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The priest, in very rich robes, with his back CHAP. towards the people, was elevated upon a kind of throne, placed beneath the chandelier, and raised three steps from the platform, facing the great doors of the sacristy, which were shut. Over these doors there was a picture of the Virgin; and before it, suspended by a string, were two wooden angels, joined back to back, like the figures of Janus, bearing candles in their hands. Whenever the doors of the sacristy were thrown open, the wooden angels were lowered before the centre of the entrance: here they were whirled about in a most ludicrous manner.
As soon as the ceremony commenced, the priest, standing upon the throne, loosened a girdle, bound across his breast and shoulders, whereon was an embroidered representation of the cross. This he held between his forefinger and thumb, repeating the service aloud, and touching his forehead with it; while the people chaunted responses, and were busied in crossing themselves. The vocal part of the ceremony was very solemn. The clear shrill voices of children placed among the choristers, reaching to the dome of the church, and seeming to die away in the air, had a most pleasing effect. It is the same in all the Russian churches;
CHAP. and perhaps there is nothing with which it
may be more aptly compared than the sounds
In notes with many a winding bout
At last there was an interval of silence : after
(1) It is an antient Heathen prayer. Vossius says that Kugie laines was a usual form of prayer among the Gentiles as well as the Jews. So Arrian, Τον Θεόν επικαλούμενος, δεόμεθα αυτού, Κύριε ελέησον Calling upon God, we pray, Lord have mercy upon us !" Arrian. Epict. lib.ii. c. 7.
their names being enumerated in a tone of CHAP. voice and manner resembling that of a corporal or a serjeant at a roll-call. Passages were also read from the Psalms; but the method of reading, in Russian churches, cannot easily be described. The young priests who officiate, pride themselves upon mouthing it over with all possible expedition, so as to be unintelligible, even to the Russians ; striving to give to a whole lesson the appearance of a single word of numberless syllables. Some notion may be formed of this bruiting, by hearing the crier in one of our courts of justice, when he administers the oath to a jury.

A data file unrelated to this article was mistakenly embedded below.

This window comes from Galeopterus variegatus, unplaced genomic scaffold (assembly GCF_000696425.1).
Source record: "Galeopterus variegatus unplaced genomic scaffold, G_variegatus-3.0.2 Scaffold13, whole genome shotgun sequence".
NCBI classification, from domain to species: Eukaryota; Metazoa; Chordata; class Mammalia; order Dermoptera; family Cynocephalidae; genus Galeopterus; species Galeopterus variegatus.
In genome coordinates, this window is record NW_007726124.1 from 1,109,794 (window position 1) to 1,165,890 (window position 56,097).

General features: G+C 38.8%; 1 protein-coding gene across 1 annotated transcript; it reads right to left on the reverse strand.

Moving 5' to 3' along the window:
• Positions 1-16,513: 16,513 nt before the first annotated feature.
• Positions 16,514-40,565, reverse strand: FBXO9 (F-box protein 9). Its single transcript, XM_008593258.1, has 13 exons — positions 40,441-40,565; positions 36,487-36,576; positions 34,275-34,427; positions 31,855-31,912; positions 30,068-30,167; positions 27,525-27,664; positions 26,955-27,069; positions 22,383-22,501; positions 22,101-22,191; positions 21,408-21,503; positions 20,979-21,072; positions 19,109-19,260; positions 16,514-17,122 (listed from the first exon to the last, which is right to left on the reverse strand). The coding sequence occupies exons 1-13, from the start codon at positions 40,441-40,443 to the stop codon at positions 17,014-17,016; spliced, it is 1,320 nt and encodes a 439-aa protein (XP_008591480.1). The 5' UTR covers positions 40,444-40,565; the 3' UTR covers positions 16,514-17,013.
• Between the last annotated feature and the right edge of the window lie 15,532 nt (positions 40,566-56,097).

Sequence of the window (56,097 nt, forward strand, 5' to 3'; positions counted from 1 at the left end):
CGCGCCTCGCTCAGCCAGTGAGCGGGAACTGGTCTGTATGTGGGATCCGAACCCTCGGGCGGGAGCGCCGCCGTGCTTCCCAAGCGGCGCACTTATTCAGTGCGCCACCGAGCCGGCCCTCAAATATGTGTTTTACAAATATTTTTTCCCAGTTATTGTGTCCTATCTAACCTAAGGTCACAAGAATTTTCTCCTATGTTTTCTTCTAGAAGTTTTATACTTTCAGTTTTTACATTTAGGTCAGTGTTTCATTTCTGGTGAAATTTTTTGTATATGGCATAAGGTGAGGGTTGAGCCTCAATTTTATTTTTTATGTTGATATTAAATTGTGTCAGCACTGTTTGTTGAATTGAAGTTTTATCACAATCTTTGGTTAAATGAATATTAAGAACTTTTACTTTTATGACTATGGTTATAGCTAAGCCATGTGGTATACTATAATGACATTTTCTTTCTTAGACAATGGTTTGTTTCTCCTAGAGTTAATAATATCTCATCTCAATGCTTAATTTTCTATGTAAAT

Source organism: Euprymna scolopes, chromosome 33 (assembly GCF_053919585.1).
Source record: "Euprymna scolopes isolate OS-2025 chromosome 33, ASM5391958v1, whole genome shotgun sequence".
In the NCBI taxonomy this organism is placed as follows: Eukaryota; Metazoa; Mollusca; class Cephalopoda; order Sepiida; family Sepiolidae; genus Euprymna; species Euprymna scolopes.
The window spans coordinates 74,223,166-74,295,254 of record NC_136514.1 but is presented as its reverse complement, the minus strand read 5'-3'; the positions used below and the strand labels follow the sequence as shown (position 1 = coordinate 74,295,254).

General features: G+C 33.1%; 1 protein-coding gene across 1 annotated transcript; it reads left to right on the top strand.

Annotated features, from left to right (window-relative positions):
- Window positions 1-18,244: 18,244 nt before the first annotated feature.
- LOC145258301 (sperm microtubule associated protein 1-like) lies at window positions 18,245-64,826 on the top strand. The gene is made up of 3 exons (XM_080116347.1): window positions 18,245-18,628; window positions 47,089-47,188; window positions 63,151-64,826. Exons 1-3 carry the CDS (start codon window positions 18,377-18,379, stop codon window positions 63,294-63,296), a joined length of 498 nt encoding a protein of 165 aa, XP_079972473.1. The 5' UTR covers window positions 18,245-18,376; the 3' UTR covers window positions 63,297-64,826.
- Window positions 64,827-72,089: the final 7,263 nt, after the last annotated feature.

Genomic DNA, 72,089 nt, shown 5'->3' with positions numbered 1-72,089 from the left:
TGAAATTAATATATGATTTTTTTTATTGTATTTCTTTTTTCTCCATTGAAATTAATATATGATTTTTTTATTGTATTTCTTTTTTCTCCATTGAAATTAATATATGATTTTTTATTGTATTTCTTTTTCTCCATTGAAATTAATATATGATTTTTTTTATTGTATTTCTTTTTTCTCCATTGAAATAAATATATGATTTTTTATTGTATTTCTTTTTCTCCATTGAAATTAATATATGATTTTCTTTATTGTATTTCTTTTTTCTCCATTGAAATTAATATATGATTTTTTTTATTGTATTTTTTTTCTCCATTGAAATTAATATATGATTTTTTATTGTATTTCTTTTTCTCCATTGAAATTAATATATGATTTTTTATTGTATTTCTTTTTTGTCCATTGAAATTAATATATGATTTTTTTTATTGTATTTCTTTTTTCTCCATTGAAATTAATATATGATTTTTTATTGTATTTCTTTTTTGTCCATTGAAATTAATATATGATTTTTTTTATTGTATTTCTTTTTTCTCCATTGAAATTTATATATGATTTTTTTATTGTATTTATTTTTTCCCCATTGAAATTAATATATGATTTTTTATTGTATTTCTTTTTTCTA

The dinner given by the General, after this Mode of ceremony, served to
Cossacks, as elsewhere, religious abstinence by no means implies privation as to eating and drinking. We were taught to expect a meagre diet; but we found the table covered with all sorts of fish, with tureens of sterlet soup, with the rich wines of the Don, and with copious goblets of delicious hydromel or mead, flavoured by juices of different fruits. We took this opportunity to request the General's permission to open one of the tumuli in the neighbourhood. It was granted, and an order was given for thirty of the Cossack soldiers to assist us in the under
CHAP. taking: but afterwards, when we had assembled
our workmen, an alarm was spread, and speedily increased, by the observations of an ignorant physician, that the plague might be thus communicated to the people: in consequence of which we were forced to abandon the design. Several of the Cossacks, nevertheless, assured us that they had formerly opened several mounds; and affirmed that they had found in them bones of men and of horses. Sometimes, they said, (and this, if true, would be indeed remarkable,) that gun-barrels were discovered in these tombs, exhibiting very antient workmanship. A Cossack officer shewed to us a very extraordinary weapon of this nature, which he declared had been discovered in one of the mounds in the steppes. But, notwithstanding all that may be urged concerning any knowledge which the Chinese and Oriental hordes are supposed to have possessed of gunpowder before its use in Europe, it must appear evident that such weapons were derived from the inhabitants of Poland, who employed them with matchlocks; yet the officer alluded to had no motive for deviating from truth. Other things, (such as vessels of terra-cotta, and instruments of war, common to antient nations,) said to have been found in these heaps, are more consistent with probability.
In the evening of this day we embarked CHAP. upon the Don for Tcherkask, accompanied by Lieutenant-Colonel Alexi Gregorivitch Papof. To this officer we were indebted for instances of hospitality and polite attention, such as strangers might vainly expect in more enlightened cities of Europe. His education had been liberal, although received in the marshes of the Don; and his accomplishments might have graced the most refined society, although acquired among the natives of Tcherkask'.
In almost all its characteristics, the Don Analogy bears resemblance to the Nile. It has the same regular annual inundation, which covers a Nile.
between the Don and the
(1) Colonel Papof has since published an account of the Don Cossacks, in a work which was printed at Charkof in 1814. Mr. Heber, in his observations on A.ray, has offered a genuine tribute to the enlightened minds of the Cossacks of the Don.
“ There is here a very decent Kabak, with a billiard-table, and a room adorned with many German engravings; and one English print, that of The Death of Chevalier Bayard. The Cossacks, having never heard of the Chevalier sans reproche, called it The Death of Darius. On my asking if Bourbon was Alexandro Macedonsky, they answered, to my surprise, that he was 'not present at the death of Darius, and shewed themselves well skilled in his history, which one would hardly expect,” Heber's MS. Journal.
“ Education among the Cossacks is not so low as is generally thought, and it improves daily. All the children of officers are sent to the academy of Tcherkask, and learn French, German, &c. It was holiday-time when we were there; but their progress was well spoken of." Ibid.